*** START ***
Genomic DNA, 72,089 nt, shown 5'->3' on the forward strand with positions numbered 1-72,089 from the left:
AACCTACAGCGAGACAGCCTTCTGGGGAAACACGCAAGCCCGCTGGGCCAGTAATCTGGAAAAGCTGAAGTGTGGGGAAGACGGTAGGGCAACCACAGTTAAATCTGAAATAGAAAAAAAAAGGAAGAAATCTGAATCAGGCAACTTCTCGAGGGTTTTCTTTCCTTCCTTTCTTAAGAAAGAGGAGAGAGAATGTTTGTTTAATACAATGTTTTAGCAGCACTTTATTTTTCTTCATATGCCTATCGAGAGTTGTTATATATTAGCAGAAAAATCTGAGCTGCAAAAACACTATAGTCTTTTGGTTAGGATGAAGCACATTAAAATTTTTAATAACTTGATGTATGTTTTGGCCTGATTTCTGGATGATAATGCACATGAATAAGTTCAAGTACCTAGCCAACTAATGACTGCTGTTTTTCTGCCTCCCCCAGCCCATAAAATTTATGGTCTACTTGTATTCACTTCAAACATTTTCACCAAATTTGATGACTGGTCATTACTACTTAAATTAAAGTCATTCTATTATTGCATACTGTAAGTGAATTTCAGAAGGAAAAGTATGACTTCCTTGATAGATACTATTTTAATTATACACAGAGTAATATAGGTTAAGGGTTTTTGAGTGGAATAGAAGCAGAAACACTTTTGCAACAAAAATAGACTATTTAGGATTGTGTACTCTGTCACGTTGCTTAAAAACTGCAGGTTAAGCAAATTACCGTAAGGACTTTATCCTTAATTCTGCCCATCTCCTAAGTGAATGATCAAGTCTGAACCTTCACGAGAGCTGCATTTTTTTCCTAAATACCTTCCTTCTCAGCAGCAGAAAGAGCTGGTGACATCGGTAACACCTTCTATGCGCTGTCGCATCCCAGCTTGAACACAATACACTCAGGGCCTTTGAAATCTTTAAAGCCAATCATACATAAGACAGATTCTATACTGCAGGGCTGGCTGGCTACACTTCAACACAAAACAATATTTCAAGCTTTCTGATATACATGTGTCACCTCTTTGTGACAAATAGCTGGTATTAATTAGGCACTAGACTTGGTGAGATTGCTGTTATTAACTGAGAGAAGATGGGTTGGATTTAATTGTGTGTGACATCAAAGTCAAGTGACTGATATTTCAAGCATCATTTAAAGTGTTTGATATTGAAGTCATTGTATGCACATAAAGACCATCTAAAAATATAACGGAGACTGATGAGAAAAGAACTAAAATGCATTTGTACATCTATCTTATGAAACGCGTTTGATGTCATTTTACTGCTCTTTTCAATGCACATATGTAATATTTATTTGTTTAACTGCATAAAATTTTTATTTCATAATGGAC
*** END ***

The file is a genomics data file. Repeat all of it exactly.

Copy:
Genomic DNA, 72,089 nt, shown 5'->3' on the forward strand with positions numbered 1-72,089 from the left:
AACCTACAGCGAGACAGCCTTCTGGGGAAACACGCAAGCCCGCTGGGCCAGTAATCTGGAAAAGCTGAAGTGTGGGGAAGACGGTAGGGCAACCACAGTTAAATCTGAAATAGAAAAAAAAAGGAAGAAATCTGAATCAGGCAACTTCTCGAGGGTTTTCTTTCCTTCCTTTCTTAAGAAAGAGGAGAGAGAATGTTTGTTTAATACAATGTTTTAGCAGCACTTTATTTTTCTTCATATGCCTATCGAGAGTTGTTATATATTAGCAGAAAAATCTGAGCTGCAAAAACACTATAGTCTTTTGGTTAGGATGAAGCACATTAAAATTTTTAATAACTTGATGTATGTTTTGGCCTGATTTCTGGATGATAATGCACATGAATAAGTTCAAGTACCTAGCCAACTAATGACTGCTGTTTTTCTGCCTCCCCCAGCCCATAAAATTTATGGTCTACTTGTATTCACTTCAAACATTTTCACCAAATTTGATGACTGGTCATTACTACTTAAATTAAAGTCATTCTATTATTGCATACTGTAAGTGAATTTCAGAAGGAAAAGTATGACTTCCTTGATAGATACTATTTTAATTATACACAGAGTAATATAGGTTAAGGGTTTTTGAGTGGAATAGAAGCAGAAACACTTTTGCAACAAAAATAGACTATTTAGGATTGTGTACTCTGTCACGTTGCTTAAAAACTGCAGGTTAAGCAAATTACCGTAAGGACTTTATCCTTAATTCTGCCCATCTCCTAAGTGAATGATCAAGTCTGAACCTTCACGAGAGCTGCATTTTTTTCCTAAATACCTTCCTTCTCAGCAGCAGAAAGAGCTGGTGACATCGGTAACACCTTCTATGCGCTGTCGCATCCCAGCTTGAACACAATACACTCAGGGCCTTTGAAATCTTTAAAGCCAATCATACATAAGACAGATTCTATACTGCAGGGCTGGCTGGCTACACTTCAACACAAAACAATATTTCAAGCTTTCTGATATACATGTGTCACCTCTTTGTGACAAATAGCTGGTATTAATTAGGCACTAGACTTGGTGAGATTGCTGTTATTAACTGAGAGAAGATGGGTTGGATTTAATTGTGTGTGACATCAAAGTCAAGTGACTGATATTTCAAGCATCATTTAAAGTGTTTGATATTGAAGTCATTGTATGCACATAAAGACCATCTAAAAATATAACGGAGACTGATGAGAAAAGAACTAAAATGCATTTGTACATCTATCTTATGAAACGCGTTTGATGTCATTTTACTGCTCTTTTCAATGCACATATGTAATATTTATTTGTTTAACTGCATAAAATTTTTATTTCATAATGGAC